Sunday, January 01, 2012

Mideast Media Sampler 1/1/12: December's New York Times Scorecard

by DG:
New York Times Mideast op-ed Index

A) Come Home to Israel by Roger Cohen, December 6, 2011
My second reaction is that if Netanyahu could show a fraction of the nimbleness evident when American Jews are offended in instances where Turks are offended (by the killing of their citizens in international waters), or where President Barack Obama is offended (by ongoing settlement expansion in the West Bank against his express request), or where Egyptians are offended (by Israel’s dismissal of their democratic aspirations), then Israel would be in a better, less isolated place today.
This is Roger Cohen's second reaction to the videos made by Israel's Foreign Ministry encouraging yordim - Israelis who have left Israel - to return. His first, was that Israel's does lots of things that makes Jews he know uncomfortable. Now he gives three examples of cases where Israel embarrassed him.

By now it's well known that Israeli commandos raiding the Mavi Marmara acted in self-defense. While Israel was still building in "settlements," Israel had employed a construction ban that still hadn't gotten Mahmoud Abbas to negotiate seriously (against President Obama's wishes.) It isn't clear that Israel dismissed Egyptian democratic aspirations, but it was concerned. With the victories of the Islamist parties in voting so far, Israel's concerns were well placed.

In other words, Cohen took three examples of where he differed from Israeli policy, interpreted the Israeli action as uncharitably as possible (if not, falsely) and concluded that Israel was unreasonable.

Current Scores - Anti-Israel - 1 / Pro-Israel - 0 

B) Newt, Mitt, Bibi and Vladimir by Thomas Friedman, December 14, 2011
I sure hope that Israel’s prime minister, Benjamin Netanyahu, understands that the standing ovation he got in Congress this year was not for his politics. That ovation was bought and paid for by the Israel lobby.
Aside from demonstrating his ignorance of American support for Israel this sentence recalled the "respectable" antisemitism of Walt and Mearsheimer. Professor Walt, indeed, endorsed Friedman's op-ed. MJ Rosenberg explained at the Al Jazeera website that Friedman is really pro-Israel.With support like that, it's impossible to say Friedman is, in any way, pro-Israel.

Current Scores - Anti-Israel - 2 / Pro-Israel - 0 

C) We are Palestinians by Daoud Kuttab, December 14, 2011
The majority of Israelis and Palestinians understand that they must share the land between the Mediterranean and the River Jordan. The last thing we need is for American politicians to use our lives and future as a political football.
Scholars such as Barry Rubin and Daniel Pipes  identify the 1920's as the time a Palestinian identity was first mentioned. However, Kuttab's point about Palestinian support for the need to "share the land" is regularly denied by Palestinian leaders.

Current Scores - Anti-Israel - 3 / Pro-Israel - 0 

D) A Man of the Past - by H. D. S. Greenway, December 15, 2011
But times change, and attitudes, too — although, apparently, not for Newt Gingrich. I have always been impressed how Palestinian nationalism grew up as a mirror image of Israeli nationalism. The Palestinians yearn, as Menachem Begin once wrote about the Jews, to be “a free people ... in our own country.”
The Palestinians have made themselves an historical people, and I believe most Israelis today accept that, and would be happy with a two–state solution if their security could be guaranteed.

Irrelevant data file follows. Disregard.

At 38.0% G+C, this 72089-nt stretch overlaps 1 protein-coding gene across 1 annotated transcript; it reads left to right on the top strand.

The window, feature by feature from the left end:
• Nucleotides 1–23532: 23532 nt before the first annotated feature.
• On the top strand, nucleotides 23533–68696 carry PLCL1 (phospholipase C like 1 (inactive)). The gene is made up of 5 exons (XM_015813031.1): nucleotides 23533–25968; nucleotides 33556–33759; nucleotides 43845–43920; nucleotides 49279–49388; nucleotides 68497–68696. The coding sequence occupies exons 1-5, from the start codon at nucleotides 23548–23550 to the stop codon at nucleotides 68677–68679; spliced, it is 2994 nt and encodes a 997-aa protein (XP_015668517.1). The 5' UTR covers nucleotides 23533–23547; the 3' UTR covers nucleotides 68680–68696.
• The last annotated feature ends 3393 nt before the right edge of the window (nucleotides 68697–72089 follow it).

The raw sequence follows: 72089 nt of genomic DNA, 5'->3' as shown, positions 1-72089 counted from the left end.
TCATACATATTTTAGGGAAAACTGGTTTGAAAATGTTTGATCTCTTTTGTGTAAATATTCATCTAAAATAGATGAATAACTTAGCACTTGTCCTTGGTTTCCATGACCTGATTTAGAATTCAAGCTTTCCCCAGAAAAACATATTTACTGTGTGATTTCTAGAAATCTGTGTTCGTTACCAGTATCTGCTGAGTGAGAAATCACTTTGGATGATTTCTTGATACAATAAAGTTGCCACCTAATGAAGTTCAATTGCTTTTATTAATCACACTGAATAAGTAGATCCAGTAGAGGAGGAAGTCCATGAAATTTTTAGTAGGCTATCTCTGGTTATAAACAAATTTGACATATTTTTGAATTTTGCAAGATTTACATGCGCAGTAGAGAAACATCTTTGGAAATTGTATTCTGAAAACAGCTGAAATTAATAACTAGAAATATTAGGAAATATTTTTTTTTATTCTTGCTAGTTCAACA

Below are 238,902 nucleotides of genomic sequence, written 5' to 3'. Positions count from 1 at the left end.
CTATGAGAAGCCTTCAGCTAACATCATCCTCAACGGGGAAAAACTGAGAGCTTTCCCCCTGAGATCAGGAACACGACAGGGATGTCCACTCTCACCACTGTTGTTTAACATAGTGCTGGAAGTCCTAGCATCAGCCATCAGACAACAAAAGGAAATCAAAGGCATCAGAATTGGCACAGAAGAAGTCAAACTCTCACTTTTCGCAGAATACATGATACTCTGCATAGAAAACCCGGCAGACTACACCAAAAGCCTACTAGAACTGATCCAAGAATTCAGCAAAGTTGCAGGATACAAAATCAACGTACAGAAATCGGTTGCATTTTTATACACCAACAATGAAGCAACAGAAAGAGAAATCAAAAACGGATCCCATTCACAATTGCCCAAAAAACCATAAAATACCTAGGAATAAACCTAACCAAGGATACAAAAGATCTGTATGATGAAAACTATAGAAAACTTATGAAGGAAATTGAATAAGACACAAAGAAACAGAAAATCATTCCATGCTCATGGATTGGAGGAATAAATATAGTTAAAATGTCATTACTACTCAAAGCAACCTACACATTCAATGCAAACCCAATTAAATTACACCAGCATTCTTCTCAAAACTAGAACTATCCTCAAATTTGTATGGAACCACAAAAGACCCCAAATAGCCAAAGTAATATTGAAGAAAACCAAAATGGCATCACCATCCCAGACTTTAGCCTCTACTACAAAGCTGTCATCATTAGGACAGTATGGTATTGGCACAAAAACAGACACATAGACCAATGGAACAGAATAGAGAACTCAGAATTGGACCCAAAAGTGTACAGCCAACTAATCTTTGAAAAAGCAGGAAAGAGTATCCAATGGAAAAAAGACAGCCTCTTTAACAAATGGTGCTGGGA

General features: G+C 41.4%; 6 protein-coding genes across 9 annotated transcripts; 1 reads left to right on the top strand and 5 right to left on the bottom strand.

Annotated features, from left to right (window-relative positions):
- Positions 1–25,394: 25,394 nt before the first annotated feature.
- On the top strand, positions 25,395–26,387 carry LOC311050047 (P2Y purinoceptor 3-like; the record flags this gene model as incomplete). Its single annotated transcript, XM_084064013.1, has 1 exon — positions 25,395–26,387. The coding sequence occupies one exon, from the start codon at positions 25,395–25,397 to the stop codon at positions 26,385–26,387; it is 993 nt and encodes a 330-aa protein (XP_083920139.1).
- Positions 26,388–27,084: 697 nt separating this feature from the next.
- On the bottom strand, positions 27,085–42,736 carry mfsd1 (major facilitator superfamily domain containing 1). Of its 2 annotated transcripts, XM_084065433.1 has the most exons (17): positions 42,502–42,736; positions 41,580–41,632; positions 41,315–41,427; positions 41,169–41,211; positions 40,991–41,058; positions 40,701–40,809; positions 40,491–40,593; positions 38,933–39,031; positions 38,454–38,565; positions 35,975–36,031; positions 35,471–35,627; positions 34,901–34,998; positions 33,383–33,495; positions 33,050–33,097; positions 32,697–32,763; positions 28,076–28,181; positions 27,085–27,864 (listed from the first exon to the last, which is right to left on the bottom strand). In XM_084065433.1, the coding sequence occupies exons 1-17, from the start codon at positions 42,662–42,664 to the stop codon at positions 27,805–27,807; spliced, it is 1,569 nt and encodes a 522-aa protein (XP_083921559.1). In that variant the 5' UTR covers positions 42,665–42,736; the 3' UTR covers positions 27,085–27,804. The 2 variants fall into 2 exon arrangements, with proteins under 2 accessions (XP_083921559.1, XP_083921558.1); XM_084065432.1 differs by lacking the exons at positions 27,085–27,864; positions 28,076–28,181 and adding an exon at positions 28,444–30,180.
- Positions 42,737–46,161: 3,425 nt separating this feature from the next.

As noted above, Gingrich's claim is accurate. There are reasonable questions about the implications of his statement and some of his particulars but that's a far cry from calling him "a man of the past." Still Greenway clams a false parallel between Zionism (or as he calls it, "Israeli nationalism") and Palestinian nationalism. Zionism is based on a belief that there is connection between the land of Israel and the Jewish people; a significant component of Palestinian nationalism denies that connection.

As far as Greenway's quote, it wasn't just Begin. It's from Hatikva, Israel's national anthem. ("lihiot am chafshi b'artzeinu") While Greenway is correct about most Israelis accepting a two state solution, I doubt that the same could be said for the Palestinians.

Final Scores - Anti-Israel - 4 / Pro-Israel - 0 

About the methodology: I searched the New York Times website for opinion articles about Israel for the month of December, 2011. I didn't include letters to the editor and didn't include articles that were not substantially about Israel.

I was happy to see that PM Netanyahu's adviser, Ron Dermer chose to use an approach similar to the index when writing to the New York Times:  
Not to be accused of cherry-picking to prove a point, I discovered that during the last three months (September through November) you published 20 op-eds about Israel in the New York Times and International Herald Tribune. After dividing the op-eds into two categories, “positive” and “negative,” with “negative” meaning an attack against the State of Israel or the policies of its democratically elected government, I found that 19 out of 20 columns were “negative.” 
It's nice to know that we think alike.

The impetus for this exercise is public editor Clark Hoyt's 2007 column The danger of the one-sided debate, in which he defended the publishing of an op-ed by Ahmed Yousef, a spokesman for Hamas. With the usual ratio of 3 to 1 or more favoring Israel's critics, I think it can be safely said that the New York Times need not fear that its opinion pages are too sympathetic to Israel.
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